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Liu, Baddour, and Mandelis

FIG. 8. PTR line scan across a particular sample of AISI 1018 steel: Modulation frequency: 共a兲 and 共b兲 --10 Hz, 共c兲 and 共d兲 --100 Hz, 共e兲 and 共f兲—1000 Hz.

FIG. 7. PTR surface map of a nonhomogeneous AISI 8620 steel sample with 1 kHz modulated beam.

To demonstrate this claim, the corresponding surface microhardness tests of the same sample were made along the dashed line of Fig. 2 with an indenter and are presented in Fig. 9, confirming that the chosen sample does indeed contain a transverse inhomogeneity. In particular, there is a clear correlation between the diameter hardness test performed with a 1 kg load 关Fig. 9共a兲兴 共which thus indents deeper into the steel兲 and the phase portion of the line scan performed at 10 Hz. This corresponds to a thermal diffusion length of roughly 700 ␮m, assuming a thermal diffusivity value for the AISI 1018 steel of 1⫻10⫺5 m2 /s 共Ref. 2, Table I, p. 219兲. There is also a good correlation between the transverse hardness test performed with a 300 g load 共shallower indentation兲 and the phase of the line scan at 1000 Hz which probes within a thermal diffusion length of approximately 70 ␮m. For further evidence of transverse inhomogeneity, a sample was chosen for destructive microhardness depth measurements to be performed at various locations along the diameter, as indicated in the inset of Fig. 10. The results of this test are shown in Fig. 10. From this figure, it is clear that the microhardness at a particular depth is not uniform across the sample, varying as much as 120 HV. Therefore, the sample contains a transverse hardness inhomogeneity, the profile of which is well correlated with the thermophysical inhomogeneity profile imaged by the PTR phase, Fig. 8. In view of the established correlation between thermophysical scan profiles,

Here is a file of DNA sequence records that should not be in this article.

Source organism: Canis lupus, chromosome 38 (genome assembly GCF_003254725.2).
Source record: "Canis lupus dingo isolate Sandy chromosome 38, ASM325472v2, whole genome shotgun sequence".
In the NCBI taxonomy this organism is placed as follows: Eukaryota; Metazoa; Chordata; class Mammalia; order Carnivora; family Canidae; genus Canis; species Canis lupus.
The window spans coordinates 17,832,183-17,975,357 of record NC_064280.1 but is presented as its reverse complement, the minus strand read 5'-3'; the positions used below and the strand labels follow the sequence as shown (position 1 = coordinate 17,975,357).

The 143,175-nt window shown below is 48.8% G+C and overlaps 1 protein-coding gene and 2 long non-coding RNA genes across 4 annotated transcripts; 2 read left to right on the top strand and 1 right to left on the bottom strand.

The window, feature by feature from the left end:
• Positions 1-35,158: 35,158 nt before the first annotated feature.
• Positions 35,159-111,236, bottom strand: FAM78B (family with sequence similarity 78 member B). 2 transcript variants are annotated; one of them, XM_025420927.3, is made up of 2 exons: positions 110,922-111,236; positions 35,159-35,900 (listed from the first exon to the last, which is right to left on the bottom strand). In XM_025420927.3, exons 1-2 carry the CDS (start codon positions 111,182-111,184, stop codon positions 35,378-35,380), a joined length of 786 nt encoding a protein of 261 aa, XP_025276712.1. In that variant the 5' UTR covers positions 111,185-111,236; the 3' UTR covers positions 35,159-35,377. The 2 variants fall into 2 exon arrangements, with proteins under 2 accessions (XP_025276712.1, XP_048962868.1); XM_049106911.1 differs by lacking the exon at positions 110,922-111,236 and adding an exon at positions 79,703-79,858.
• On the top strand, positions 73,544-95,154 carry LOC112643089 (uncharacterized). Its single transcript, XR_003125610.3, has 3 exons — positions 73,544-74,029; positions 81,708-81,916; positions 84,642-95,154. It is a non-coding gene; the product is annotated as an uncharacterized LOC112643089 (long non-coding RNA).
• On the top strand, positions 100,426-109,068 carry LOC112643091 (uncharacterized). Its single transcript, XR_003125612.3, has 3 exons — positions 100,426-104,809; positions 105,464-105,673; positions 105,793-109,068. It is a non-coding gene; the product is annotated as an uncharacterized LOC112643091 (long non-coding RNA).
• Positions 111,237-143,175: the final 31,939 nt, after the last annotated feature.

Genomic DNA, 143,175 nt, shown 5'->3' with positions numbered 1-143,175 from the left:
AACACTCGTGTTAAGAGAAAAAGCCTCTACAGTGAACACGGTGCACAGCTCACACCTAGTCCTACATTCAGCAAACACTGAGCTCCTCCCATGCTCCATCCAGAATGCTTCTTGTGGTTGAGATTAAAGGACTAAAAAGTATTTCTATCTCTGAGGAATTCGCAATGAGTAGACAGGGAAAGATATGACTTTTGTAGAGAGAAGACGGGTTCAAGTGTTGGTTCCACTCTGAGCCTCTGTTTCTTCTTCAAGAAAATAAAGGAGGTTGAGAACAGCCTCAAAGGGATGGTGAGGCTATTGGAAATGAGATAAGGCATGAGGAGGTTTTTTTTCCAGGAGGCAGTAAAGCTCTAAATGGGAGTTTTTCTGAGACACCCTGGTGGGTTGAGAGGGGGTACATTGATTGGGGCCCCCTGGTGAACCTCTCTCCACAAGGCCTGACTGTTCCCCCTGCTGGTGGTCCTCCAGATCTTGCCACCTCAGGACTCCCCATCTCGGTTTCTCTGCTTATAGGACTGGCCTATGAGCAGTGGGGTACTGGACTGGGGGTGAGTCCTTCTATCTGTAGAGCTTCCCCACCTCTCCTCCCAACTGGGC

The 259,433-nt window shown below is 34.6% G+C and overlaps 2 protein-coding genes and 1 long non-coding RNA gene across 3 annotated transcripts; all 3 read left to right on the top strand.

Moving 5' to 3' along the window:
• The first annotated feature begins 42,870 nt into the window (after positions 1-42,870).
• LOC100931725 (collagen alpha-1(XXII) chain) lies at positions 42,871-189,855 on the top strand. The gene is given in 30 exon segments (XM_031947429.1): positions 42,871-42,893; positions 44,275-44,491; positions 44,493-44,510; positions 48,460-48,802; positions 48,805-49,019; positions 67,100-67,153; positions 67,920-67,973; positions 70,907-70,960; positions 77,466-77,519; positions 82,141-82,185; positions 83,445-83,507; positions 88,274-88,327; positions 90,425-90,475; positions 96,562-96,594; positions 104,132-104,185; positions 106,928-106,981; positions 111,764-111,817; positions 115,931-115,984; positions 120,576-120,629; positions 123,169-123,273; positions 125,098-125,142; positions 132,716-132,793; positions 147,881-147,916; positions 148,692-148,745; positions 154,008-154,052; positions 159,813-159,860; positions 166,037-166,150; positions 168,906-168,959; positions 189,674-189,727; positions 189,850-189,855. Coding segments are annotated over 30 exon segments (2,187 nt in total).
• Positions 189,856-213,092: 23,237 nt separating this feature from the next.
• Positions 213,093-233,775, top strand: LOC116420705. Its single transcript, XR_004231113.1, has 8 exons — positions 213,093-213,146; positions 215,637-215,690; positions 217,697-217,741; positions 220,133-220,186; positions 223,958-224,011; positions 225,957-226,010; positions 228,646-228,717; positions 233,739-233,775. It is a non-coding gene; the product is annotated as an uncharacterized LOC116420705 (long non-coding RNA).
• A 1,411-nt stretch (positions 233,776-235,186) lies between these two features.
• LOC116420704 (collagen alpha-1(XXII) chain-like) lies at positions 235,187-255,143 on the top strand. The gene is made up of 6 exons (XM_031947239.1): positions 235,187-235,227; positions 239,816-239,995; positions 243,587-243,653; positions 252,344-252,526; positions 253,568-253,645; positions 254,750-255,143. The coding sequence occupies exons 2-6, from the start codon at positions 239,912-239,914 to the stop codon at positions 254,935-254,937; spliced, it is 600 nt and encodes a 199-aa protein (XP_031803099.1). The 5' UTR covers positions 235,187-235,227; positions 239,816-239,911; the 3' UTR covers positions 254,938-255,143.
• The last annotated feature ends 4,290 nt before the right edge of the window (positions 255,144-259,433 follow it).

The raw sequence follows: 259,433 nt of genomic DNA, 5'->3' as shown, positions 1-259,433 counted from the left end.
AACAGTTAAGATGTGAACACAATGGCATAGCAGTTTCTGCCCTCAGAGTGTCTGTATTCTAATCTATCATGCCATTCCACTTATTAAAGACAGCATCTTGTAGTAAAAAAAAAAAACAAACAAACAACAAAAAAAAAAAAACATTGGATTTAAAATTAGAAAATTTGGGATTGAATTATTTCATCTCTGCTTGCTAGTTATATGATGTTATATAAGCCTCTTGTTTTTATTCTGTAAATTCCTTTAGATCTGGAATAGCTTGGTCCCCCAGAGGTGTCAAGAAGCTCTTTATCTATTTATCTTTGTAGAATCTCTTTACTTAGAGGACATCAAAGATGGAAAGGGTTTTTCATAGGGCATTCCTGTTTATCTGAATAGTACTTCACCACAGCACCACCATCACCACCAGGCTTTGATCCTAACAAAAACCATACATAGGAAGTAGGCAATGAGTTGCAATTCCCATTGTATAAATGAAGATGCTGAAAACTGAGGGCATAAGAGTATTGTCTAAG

represented by the thermal-diffusion-length/depth-averaged thermal diffusivity and the hardness scan profiles, Figs. 8 and 9, it can be concluded that the PTR phase images of Figs. 3–7 can be used as hardness images. The changes observed between the low-frequency phase image, Fig. 6, and the high-frequency image, Fig. 7, can therefore be interpreted as variations in hardness profiles, roughly averaged over one thermal diffusion length. DISCUSSION